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Insulating a Double-Stud Wall With Rockwool

Peipaul | Posted in General Questions on

I am constructing a double stud wall and would like to insulate it without blown in cellulose using 3.5 ” rockwool in the outer cavity 2×4 wall with 3.5 rockwool
placed on the horizontal in the centre and then 3.5 rockwool on the second portion of the double wall giving me a total wall of 10.5″. Has anyone done this
and will it work.
Thank you

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Replies

  1. Doug McEvers | | #1

    Yes, I used this insulation sequence on a number of double wall homes years ago with fiberglass. Make sure your wall is airtight and it will perform.

    1. Peipaul | | #3

      Thanks for the reply Doug

  2. John Woloshyn | | #2

    I did exactly this with 3.5” Rockwool on our own house. I built it with a layer of 1/2” plywood on the exterior side of the interior wall. The exterior wall is also sheathed in 1/2” ply. The inner sheathing layer is detailed as the air and vapor barrier(retarder). We used Joe Lstiburek’s “ideal wall” design as the basis for our own. We are in zone 7.

    1. Peipaul | | #4

      Thank you John.

    2. Donald Christensen | | #7

      John,
      Which wall is load bearing? Do both walls sit on the foundation (or floor framing), or, asked in another way, is the outer wall cantilevered? Also curious how you connected the inner sheathing air barrier at the floor and ceiling. I read Joe Lstiburek's write-up on this assembly, but he is kind of vague on some of these details, with the outer wall just hanging there. Also curious where you mounted the windows. Thanks.

      1. John Woloshyn | | #9

        I made the exterior wall load bearing. It is set flush with the foundation framing (its a PWF foundation) so it is not cantilevered like the Lstiburek wall. Regarding the air barrier continuity, I sealed the perimeter of each sheet of 1/2” plywood to the studs and plates with a hybrid elastomeric caulking. I taped horizontal seams with 3M 8067 air barrier tape. I used 11” strips of 1/2” plywood under the bottom plates to tie the two walls together. I sealed the bottom plates of the walls to the plywood strips with the same elastomeric sealant. I sealed the plywood strips to the subfloor with heavy beads of acoustical sealant. At the top of the walls, I built them with a single top plate and tied them together with a single layer of 11” strips of 3/4” plywood. Those I sealed to the top plates with the elastomeric sealant like I did at the bottom of the wall. Then I added a second layer of 11” x 3/4” plywood strips to the first layer, but I sandwiched a strip of 6 mil poly between the top and bottom layers of 3/4” plywood. I sealed the poly to the lower layer of plywood with acoustical sealant. The 6 mil poly strips overhung the walls to the interior so that I could tie my 6mil ceiling vapor barrier to the strips. I have flat 10 ft ceilings throughout. It’s all on one floor. I also added a ceiling service cavity to limit the number of vapor barrier penetrations. My windows were flanged, so they got mounted at the exterior sheathing.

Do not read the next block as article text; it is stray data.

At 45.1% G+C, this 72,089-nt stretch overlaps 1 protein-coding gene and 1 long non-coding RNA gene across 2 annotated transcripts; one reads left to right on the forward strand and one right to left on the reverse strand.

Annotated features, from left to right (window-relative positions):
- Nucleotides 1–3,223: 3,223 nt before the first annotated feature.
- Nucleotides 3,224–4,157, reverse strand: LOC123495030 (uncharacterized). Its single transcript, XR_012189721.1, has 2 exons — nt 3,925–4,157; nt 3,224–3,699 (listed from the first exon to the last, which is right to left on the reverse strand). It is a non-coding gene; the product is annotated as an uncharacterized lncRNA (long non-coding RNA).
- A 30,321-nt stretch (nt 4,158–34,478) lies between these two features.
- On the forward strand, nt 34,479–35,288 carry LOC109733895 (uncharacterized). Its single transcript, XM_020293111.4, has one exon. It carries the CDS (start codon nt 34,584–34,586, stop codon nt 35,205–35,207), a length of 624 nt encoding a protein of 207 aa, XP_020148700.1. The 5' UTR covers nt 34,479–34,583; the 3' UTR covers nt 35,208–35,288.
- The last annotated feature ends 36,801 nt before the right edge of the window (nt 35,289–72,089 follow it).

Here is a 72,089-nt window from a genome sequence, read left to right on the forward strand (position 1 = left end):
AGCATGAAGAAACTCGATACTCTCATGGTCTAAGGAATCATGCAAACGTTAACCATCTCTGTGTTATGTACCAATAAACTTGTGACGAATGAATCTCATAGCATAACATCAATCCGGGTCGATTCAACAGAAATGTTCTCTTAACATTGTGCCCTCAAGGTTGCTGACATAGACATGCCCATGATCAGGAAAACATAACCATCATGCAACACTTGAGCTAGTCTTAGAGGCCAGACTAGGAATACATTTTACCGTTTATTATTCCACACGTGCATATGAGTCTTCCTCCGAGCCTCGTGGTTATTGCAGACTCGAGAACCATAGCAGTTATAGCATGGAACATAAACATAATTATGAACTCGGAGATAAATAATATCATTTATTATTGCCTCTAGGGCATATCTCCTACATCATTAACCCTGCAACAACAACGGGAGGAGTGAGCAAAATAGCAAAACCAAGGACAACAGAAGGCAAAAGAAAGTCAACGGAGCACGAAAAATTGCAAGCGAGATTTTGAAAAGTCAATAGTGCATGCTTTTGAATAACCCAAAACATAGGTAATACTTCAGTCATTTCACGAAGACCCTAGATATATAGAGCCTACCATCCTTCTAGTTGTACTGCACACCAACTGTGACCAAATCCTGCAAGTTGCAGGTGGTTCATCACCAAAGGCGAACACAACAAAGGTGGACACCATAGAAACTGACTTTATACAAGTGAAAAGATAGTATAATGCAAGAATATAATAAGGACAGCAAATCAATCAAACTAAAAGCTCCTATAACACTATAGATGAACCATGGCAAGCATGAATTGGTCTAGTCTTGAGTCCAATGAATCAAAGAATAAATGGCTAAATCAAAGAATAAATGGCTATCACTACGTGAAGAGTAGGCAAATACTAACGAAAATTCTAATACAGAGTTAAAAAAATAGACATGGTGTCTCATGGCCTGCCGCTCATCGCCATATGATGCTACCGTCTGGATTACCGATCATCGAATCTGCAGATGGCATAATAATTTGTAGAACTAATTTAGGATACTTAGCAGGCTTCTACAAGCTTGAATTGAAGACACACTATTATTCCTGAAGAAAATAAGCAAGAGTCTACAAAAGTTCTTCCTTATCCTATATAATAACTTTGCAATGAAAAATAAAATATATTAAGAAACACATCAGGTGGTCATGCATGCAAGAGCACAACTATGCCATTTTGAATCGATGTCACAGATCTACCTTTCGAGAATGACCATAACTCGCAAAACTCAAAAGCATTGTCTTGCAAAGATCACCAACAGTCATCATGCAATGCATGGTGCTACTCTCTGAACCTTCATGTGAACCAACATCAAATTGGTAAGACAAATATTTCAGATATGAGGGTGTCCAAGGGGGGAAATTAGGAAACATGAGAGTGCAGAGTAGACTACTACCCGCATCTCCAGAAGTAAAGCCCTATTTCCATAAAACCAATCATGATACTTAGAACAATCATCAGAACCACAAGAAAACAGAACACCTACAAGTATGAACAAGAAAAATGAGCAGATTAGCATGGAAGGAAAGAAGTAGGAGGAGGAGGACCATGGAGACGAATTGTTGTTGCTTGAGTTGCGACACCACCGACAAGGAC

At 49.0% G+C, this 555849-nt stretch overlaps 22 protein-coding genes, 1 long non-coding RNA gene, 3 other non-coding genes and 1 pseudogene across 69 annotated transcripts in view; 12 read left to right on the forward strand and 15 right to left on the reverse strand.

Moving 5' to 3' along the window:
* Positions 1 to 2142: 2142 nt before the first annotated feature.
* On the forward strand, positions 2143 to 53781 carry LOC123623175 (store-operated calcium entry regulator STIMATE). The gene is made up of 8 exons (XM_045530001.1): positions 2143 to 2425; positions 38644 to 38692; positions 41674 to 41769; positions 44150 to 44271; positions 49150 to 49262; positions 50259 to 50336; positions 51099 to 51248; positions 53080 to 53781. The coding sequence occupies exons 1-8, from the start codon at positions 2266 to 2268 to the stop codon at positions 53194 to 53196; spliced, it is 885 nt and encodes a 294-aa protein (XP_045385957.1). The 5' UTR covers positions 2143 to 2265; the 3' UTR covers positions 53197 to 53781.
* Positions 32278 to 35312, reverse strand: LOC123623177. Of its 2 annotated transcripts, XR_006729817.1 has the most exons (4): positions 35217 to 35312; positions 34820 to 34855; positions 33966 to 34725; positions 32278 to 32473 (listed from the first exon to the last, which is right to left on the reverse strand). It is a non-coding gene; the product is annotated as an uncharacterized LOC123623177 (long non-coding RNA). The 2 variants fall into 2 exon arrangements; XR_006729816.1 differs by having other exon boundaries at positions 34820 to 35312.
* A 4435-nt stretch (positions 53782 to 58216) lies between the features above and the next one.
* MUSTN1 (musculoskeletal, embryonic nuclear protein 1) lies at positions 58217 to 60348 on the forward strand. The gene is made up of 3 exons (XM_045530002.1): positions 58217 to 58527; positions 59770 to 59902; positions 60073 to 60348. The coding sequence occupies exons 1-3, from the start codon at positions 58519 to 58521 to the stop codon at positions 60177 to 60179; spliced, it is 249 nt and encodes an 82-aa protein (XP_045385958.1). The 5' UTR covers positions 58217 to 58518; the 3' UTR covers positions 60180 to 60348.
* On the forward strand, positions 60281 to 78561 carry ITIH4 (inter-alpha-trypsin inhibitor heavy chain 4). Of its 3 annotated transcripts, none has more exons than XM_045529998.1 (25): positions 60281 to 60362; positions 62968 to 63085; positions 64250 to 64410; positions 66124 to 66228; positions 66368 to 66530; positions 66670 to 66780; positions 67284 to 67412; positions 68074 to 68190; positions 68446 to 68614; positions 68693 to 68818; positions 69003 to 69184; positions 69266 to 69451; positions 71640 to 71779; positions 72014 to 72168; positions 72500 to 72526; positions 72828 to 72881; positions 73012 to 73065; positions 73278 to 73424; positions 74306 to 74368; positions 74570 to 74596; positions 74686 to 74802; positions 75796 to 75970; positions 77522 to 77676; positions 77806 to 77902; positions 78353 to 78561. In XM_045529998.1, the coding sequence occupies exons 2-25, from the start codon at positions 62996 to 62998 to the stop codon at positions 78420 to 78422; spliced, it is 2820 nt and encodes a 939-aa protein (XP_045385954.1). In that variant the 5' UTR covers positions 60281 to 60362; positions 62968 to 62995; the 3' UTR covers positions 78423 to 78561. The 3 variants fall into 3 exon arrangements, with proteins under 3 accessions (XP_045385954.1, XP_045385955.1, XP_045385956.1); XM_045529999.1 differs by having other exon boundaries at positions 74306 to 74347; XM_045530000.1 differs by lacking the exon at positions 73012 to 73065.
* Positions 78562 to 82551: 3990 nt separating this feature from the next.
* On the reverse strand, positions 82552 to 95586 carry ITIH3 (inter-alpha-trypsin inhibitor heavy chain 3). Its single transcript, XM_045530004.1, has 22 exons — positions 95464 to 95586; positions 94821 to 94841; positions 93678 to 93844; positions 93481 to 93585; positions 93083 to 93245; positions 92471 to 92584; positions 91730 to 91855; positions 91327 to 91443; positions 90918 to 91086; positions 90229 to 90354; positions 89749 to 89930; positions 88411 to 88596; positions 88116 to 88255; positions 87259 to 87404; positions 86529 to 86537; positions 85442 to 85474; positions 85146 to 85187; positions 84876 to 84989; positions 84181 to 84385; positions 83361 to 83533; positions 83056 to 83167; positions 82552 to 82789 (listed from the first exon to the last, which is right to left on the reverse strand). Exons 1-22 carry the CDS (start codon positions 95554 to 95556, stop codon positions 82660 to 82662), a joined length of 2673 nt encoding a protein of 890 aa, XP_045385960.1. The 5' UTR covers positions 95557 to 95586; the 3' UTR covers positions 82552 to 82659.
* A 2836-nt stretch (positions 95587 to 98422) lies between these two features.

1. Donald Christensen | | #11

          Thank you John for the additional details. Great solutions, using widely available materials.

  3. Patrick OSullivan | | #5

    I have not built this way before, but I know that the hygrothermal performance of double stud walls is sometimes talked about in way to suggest there could be problems. But, folks that have built them with cellulose have had lots of success. The question is whether the moisture adsorptive properties of cellulose give it a working advantage over mineral wool.

    Put another way, you need to figure out if there's an excessive risk of wetting in this assembly.

    On the plus side for this assembly, mineral wool through and through inherently solves for the fire blocking you'd otherwise need to prevent fire from spreading along the length of the stud wall.

    1. Expert Member
      Malcolm Taylor | | #12

      Patrick,

      "you need to figure out if there's an excessive risk of wetting in this assembly."